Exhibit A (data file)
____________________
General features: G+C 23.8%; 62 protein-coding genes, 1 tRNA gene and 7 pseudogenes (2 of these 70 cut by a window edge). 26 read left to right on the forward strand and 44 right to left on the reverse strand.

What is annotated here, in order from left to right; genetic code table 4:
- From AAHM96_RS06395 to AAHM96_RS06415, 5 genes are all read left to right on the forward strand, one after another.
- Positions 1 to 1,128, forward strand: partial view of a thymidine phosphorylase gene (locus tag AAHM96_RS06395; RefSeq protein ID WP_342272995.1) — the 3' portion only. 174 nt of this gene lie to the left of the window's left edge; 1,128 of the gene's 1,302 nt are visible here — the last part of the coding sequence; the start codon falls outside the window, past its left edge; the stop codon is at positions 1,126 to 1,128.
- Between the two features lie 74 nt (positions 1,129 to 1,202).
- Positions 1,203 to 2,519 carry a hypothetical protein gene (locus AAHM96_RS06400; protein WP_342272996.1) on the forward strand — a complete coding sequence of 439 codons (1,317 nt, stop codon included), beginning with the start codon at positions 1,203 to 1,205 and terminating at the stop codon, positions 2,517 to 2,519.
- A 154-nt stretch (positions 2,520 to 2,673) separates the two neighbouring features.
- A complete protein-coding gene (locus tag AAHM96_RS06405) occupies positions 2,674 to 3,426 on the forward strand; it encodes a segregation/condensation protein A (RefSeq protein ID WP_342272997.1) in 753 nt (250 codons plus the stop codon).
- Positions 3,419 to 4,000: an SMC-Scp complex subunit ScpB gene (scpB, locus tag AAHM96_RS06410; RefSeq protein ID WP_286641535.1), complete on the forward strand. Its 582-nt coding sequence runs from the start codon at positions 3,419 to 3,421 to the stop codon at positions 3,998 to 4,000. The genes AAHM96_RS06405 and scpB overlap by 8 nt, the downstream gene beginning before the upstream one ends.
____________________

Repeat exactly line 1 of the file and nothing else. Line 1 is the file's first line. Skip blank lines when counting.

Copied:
General features: G+C 23.8%; 62 protein-coding genes, 1 tRNA gene and 7 pseudogenes (2 of these 70 cut by a window edge). 26 read left to right on the forward strand and 44 right to left on the reverse strand.